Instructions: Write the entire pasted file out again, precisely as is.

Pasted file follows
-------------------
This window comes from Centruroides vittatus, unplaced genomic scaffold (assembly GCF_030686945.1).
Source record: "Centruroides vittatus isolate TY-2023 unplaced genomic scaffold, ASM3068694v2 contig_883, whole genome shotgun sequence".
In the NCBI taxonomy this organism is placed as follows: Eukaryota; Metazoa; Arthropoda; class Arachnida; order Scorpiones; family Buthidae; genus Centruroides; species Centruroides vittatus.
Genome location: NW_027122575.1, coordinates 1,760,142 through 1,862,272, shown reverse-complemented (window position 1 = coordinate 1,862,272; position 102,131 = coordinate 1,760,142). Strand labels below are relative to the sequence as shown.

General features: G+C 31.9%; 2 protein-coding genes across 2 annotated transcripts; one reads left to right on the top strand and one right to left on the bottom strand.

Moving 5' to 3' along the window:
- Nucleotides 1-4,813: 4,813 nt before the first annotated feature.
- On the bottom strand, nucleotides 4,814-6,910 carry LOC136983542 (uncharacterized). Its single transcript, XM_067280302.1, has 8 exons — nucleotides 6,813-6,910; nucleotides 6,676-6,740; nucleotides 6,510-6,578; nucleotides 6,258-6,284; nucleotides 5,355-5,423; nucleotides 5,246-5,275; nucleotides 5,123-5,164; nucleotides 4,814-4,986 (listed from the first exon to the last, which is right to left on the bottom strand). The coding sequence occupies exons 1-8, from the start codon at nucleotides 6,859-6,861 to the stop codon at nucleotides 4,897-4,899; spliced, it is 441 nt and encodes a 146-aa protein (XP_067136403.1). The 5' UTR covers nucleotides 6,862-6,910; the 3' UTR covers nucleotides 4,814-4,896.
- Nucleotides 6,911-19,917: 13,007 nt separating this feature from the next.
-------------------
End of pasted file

This window comes from Centruroides vittatus, unplaced genomic scaffold (assembly GCF_030686945.1).
Source record: "Centruroides vittatus isolate TY-2023 unplaced genomic scaffold, ASM3068694v2 contig_883, whole genome shotgun sequence".
In the NCBI taxonomy this organism is placed as follows: Eukaryota; Metazoa; Arthropoda; class Arachnida; order Scorpiones; family Buthidae; genus Centruroides; species Centruroides vittatus.
Genome location: NW_027122575.1, coordinates 1,760,142 through 1,862,272, shown reverse-complemented (window position 1 = coordinate 1,862,272; position 102,131 = coordinate 1,760,142). Strand labels below are relative to the sequence as shown.

General features: G+C 31.9%; 2 protein-coding genes across 2 annotated transcripts; one reads left to right on the top strand and one right to left on the bottom strand.

Moving 5' to 3' along the window:
- Nucleotides 1-4,813: 4,813 nt before the first annotated feature.
- On the bottom strand, nucleotides 4,814-6,910 carry LOC136983542 (uncharacterized). Its single transcript, XM_067280302.1, has 8 exons — nucleotides 6,813-6,910; nucleotides 6,676-6,740; nucleotides 6,510-6,578; nucleotides 6,258-6,284; nucleotides 5,355-5,423; nucleotides 5,246-5,275; nucleotides 5,123-5,164; nucleotides 4,814-4,986 (listed from the first exon to the last, which is right to left on the bottom strand). The coding sequence occupies exons 1-8, from the start codon at nucleotides 6,859-6,861 to the stop codon at nucleotides 4,897-4,899; spliced, it is 441 nt and encodes a 146-aa protein (XP_067136403.1). The 5' UTR covers nucleotides 6,862-6,910; the 3' UTR covers nucleotides 4,814-4,896.
- Nucleotides 6,911-19,917: 13,007 nt separating this feature from the next.